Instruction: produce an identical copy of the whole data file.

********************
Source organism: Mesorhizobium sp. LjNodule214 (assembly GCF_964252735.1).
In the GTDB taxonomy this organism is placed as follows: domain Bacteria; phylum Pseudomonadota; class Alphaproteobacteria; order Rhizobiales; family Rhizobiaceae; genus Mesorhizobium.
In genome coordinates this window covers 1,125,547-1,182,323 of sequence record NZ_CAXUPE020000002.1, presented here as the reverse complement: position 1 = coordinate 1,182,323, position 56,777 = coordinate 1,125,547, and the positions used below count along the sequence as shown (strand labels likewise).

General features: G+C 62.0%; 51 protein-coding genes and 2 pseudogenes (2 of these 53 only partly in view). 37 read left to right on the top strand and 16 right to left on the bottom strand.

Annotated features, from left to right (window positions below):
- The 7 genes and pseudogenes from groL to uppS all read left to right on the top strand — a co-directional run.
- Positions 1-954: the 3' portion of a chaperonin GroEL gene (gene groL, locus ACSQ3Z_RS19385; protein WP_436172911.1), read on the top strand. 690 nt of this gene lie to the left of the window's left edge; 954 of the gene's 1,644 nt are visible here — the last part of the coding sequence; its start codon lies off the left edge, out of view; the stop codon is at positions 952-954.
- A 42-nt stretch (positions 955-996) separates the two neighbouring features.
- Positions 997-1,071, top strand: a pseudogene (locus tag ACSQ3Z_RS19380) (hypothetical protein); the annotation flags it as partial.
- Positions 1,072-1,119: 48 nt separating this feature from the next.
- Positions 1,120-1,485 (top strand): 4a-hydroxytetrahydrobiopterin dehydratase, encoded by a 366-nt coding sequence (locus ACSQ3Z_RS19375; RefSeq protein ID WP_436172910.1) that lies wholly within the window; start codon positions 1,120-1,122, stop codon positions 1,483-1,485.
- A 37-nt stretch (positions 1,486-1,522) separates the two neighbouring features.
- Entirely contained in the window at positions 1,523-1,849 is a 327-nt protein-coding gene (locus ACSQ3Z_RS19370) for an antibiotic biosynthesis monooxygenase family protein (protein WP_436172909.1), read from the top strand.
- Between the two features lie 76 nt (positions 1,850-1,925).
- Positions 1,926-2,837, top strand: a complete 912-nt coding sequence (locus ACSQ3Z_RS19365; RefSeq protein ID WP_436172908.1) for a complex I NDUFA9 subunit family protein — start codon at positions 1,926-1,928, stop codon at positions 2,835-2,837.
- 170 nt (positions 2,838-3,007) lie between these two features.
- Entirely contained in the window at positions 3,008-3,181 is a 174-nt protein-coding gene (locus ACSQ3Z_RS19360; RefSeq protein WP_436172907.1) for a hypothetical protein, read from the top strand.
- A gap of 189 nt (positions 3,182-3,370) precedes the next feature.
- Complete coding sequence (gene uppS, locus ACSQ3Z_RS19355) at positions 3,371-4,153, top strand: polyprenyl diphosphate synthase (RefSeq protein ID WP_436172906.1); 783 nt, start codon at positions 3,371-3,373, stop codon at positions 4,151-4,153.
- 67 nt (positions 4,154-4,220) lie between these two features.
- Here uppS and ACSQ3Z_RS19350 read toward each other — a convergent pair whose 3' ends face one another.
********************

Source organism: Mesorhizobium sp. LjNodule214 (assembly GCF_964252735.1).
In the GTDB taxonomy this organism is placed as follows: domain Bacteria; phylum Pseudomonadota; class Alphaproteobacteria; order Rhizobiales; family Rhizobiaceae; genus Mesorhizobium.
In genome coordinates this window covers 1,125,547-1,182,323 of sequence record NZ_CAXUPE020000002.1, presented here as the reverse complement: position 1 = coordinate 1,182,323, position 56,777 = coordinate 1,125,547, and the positions used below count along the sequence as shown (strand labels likewise).

General features: G+C 62.0%; 51 protein-coding genes and 2 pseudogenes (2 of these 53 only partly in view). 37 read left to right on the top strand and 16 right to left on the bottom strand.

Annotated features, from left to right (window positions below):
- The 7 genes and pseudogenes from groL to uppS all read left to right on the top strand — a co-directional run.
- Positions 1-954: the 3' portion of a chaperonin GroEL gene (gene groL, locus ACSQ3Z_RS19385; protein WP_436172911.1), read on the top strand. 690 nt of this gene lie to the left of the window's left edge; 954 of the gene's 1,644 nt are visible here — the last part of the coding sequence; its start codon lies off the left edge, out of view; the stop codon is at positions 952-954.
- A 42-nt stretch (positions 955-996) separates the two neighbouring features.
- Positions 997-1,071, top strand: a pseudogene (locus tag ACSQ3Z_RS19380) (hypothetical protein); the annotation flags it as partial.
- Positions 1,072-1,119: 48 nt separating this feature from the next.
- Positions 1,120-1,485 (top strand): 4a-hydroxytetrahydrobiopterin dehydratase, encoded by a 366-nt coding sequence (locus ACSQ3Z_RS19375; RefSeq protein ID WP_436172910.1) that lies wholly within the window; start codon positions 1,120-1,122, stop codon positions 1,483-1,485.
- A 37-nt stretch (positions 1,486-1,522) separates the two neighbouring features.
- Entirely contained in the window at positions 1,523-1,849 is a 327-nt protein-coding gene (locus ACSQ3Z_RS19370) for an antibiotic biosynthesis monooxygenase family protein (protein WP_436172909.1), read from the top strand.
- Between the two features lie 76 nt (positions 1,850-1,925).
- Positions 1,926-2,837, top strand: a complete 912-nt coding sequence (locus ACSQ3Z_RS19365; RefSeq protein ID WP_436172908.1) for a complex I NDUFA9 subunit family protein — start codon at positions 1,926-1,928, stop codon at positions 2,835-2,837.
- 170 nt (positions 2,838-3,007) lie between these two features.
- Entirely contained in the window at positions 3,008-3,181 is a 174-nt protein-coding gene (locus ACSQ3Z_RS19360; RefSeq protein WP_436172907.1) for a hypothetical protein, read from the top strand.
- A gap of 189 nt (positions 3,182-3,370) precedes the next feature.
- Complete coding sequence (gene uppS, locus ACSQ3Z_RS19355) at positions 3,371-4,153, top strand: polyprenyl diphosphate synthase (RefSeq protein ID WP_436172906.1); 783 nt, start codon at positions 3,371-3,373, stop codon at positions 4,151-4,153.
- 67 nt (positions 4,154-4,220) lie between these two features.
- Here uppS and ACSQ3Z_RS19350 read toward each other — a convergent pair whose 3' ends face one another.